Identity theft is a scary and common problem today. People generally try to steal someone else’s identify for their own personal gain, typically financially. But in an unusual case of a stolen identity, a Canadian woman pretended to be her boyfriend to tank his career, forcing him to stay with her.
Eric Abramovitz was one of the top clarinet players in Canada when he applied for a two-year scholarship at the Colburn Conservatory of Music in Los Angeles. If accepted, Abramovitz would have studied under Yehuda Gilad, a world-renowned clarinetist on the faculty at Colburn. The position would have virtually guaranteed that Abramovitz would have had the choice of a high-paying job performing with almost any symphony in America.
The scholarship would have covered Abramovitz’s tuition and room and board, but would also have provided him with a stipend for food and other expenses, valuing it at approximately $50,000. It would obviously require him, however, to move from Montreal to L.A.
Instead of being happy and supportive, Abramovitz’s live-in girlfriend, Jennifer Lee, opted for sabotage. Professor Gilad sent Abramovitz an email informing him that he was awarded the scholarship. Before Abramovitz had a chance to read it, though, Lee deleted the email.
Then Lee set up a fake email address and posed as her boyfriend. She then sent a message to Gilad thanking him for the honor, but notifying him that he had to turn it down. She next set up a fake email address in Gilad’s name to inform Abramovitz that the total scholarship was given to someone else. However, she did say that he was eligible for a $5,000 scholarship, knowing he could not afford to go there without a full ride.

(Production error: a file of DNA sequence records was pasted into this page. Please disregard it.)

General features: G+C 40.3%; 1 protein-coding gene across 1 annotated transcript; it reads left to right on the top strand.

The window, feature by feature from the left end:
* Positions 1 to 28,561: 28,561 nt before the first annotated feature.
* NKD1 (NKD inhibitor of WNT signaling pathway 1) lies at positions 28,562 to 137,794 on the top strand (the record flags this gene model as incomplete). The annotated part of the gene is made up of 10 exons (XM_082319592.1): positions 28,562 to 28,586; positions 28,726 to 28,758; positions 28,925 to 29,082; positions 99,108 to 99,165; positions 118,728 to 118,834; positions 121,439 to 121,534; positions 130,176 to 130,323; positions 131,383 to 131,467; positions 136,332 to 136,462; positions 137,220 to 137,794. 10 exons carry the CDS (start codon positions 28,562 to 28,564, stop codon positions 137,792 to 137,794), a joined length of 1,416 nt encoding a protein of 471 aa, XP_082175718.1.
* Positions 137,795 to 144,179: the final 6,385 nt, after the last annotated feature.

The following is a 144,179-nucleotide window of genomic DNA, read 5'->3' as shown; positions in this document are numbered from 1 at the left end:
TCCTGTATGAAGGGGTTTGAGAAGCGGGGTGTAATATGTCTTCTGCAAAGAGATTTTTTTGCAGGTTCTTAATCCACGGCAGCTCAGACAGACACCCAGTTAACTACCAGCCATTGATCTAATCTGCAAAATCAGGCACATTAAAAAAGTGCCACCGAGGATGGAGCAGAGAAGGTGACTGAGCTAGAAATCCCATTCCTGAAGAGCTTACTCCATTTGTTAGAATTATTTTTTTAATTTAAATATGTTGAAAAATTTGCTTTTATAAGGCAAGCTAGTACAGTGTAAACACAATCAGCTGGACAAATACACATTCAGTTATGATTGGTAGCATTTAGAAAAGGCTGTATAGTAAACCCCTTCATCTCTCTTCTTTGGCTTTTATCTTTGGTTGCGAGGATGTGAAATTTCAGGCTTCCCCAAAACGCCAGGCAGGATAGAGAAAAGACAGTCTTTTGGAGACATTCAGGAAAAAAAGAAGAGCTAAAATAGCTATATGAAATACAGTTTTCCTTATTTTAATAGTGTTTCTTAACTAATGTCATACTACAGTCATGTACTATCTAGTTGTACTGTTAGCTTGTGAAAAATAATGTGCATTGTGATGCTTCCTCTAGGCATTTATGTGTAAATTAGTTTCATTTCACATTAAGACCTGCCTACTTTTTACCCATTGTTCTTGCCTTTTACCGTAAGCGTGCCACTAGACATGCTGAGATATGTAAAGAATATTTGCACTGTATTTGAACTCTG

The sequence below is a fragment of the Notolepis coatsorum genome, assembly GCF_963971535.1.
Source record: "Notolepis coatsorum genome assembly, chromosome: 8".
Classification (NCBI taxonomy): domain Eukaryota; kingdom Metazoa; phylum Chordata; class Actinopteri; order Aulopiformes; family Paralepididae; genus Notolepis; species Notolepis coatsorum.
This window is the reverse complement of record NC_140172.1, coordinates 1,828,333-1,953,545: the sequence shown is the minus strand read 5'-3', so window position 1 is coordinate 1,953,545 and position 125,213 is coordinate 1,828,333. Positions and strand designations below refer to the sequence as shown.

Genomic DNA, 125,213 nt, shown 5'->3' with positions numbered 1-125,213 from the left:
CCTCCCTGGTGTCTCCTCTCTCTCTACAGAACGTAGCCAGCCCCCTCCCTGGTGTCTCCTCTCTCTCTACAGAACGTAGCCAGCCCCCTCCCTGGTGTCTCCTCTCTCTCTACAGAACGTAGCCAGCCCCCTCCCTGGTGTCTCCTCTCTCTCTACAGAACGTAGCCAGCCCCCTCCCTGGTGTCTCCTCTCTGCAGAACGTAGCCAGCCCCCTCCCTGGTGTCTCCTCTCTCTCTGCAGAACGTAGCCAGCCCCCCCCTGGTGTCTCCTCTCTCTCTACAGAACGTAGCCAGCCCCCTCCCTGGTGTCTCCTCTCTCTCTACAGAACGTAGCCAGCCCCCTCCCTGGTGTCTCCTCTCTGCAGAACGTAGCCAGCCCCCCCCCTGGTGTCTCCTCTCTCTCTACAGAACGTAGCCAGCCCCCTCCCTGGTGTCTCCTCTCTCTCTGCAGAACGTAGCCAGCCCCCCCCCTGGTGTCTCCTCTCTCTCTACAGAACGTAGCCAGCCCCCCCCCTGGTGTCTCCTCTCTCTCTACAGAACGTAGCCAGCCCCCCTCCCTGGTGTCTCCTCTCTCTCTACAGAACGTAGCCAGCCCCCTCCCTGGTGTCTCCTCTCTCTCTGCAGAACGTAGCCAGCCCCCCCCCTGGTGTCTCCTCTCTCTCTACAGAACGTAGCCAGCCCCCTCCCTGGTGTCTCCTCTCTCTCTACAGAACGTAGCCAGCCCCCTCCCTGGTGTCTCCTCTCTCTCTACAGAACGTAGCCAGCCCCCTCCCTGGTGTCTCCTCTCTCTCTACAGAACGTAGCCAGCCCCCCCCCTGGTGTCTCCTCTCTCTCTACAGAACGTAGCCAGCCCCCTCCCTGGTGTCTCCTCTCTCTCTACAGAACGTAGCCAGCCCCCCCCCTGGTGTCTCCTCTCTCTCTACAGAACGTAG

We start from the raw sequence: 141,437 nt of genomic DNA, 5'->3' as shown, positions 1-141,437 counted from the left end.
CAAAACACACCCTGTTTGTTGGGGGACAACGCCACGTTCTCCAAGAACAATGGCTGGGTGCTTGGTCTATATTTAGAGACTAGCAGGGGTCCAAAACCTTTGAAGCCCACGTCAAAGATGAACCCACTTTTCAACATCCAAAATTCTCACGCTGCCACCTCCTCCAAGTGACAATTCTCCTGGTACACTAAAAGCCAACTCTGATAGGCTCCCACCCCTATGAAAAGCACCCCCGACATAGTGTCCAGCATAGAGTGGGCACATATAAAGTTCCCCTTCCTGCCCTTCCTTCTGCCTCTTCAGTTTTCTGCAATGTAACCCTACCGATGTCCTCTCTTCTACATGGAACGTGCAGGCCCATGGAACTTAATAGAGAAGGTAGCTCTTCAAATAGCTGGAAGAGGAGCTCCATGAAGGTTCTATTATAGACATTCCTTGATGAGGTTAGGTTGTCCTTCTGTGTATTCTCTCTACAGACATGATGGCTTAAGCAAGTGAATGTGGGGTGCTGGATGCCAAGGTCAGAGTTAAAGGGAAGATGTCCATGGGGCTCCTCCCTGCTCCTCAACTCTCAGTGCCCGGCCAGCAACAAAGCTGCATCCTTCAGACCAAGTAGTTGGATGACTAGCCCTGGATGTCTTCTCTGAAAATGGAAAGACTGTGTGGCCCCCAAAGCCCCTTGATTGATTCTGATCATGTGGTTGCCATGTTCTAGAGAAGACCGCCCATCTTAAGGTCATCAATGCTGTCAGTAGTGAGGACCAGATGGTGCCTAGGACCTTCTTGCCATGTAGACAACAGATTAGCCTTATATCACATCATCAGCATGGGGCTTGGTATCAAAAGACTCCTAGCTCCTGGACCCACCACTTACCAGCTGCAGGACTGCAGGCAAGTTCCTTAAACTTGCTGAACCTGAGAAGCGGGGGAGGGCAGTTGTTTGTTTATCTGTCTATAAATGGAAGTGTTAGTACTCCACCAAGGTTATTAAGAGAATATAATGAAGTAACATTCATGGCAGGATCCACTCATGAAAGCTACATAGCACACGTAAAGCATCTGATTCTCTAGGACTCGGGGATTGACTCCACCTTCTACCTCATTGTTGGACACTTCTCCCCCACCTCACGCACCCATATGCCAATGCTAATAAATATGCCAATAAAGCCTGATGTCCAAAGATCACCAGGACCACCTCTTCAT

So Abramovitz enrolled at McGill University in Montreal, where Lee just happened to be attending. After graduating, Abramovitz enrolled in a two-year extension program offered through the University of Southern California, which cost him about $50,000. The program was taught by none other than Gilad. After comparing notes, the pair discovered Lee’s ruse.
In addition to breaking up with her, Abramovitz sued Lee, asking for $300,000 in general damages. According to the Montreal Gazette, David L. Corbett, the judge in Ontario Superior Court, ruled in favor of Abramovitz and even awarded him an additional $50,000 of damages due to Lee’s “despicable interference in Mr. Abramovitz’s career.”
“I accept and find that Mr. Abramovitz lost a unique and prestigious education opportunity, one that would have advanced his career as a clarinetist,” Corbett’s decision read. Abramovitz had worked at the Santa Barbara Orchestra and the Nashville Symphony Orchestra. Corbett’s ruling continued, saying, “Imagining how his life would have been different if he had studied for two years under Mr. Gilad, and earned his teacher’s respect and support, requires more speculation than the law permits.”
“I cannot speculate as to how high and how quickly Mr. Abramovitz’s career might have soared, but for the interference by Ms. Lee,” Corbett’s decision read, “But the law does recognize that the loss of a chance is a very real and compensable loss.”
Abramovitz apparently drowned his sorrows at a local bar. When the bartender asked what he wanted to drink, Abramovitz just played a B flat, a G flat, and an E flat on his clarinet. “I’m sorry,” the bartender said, “but we don’t serve minors here.”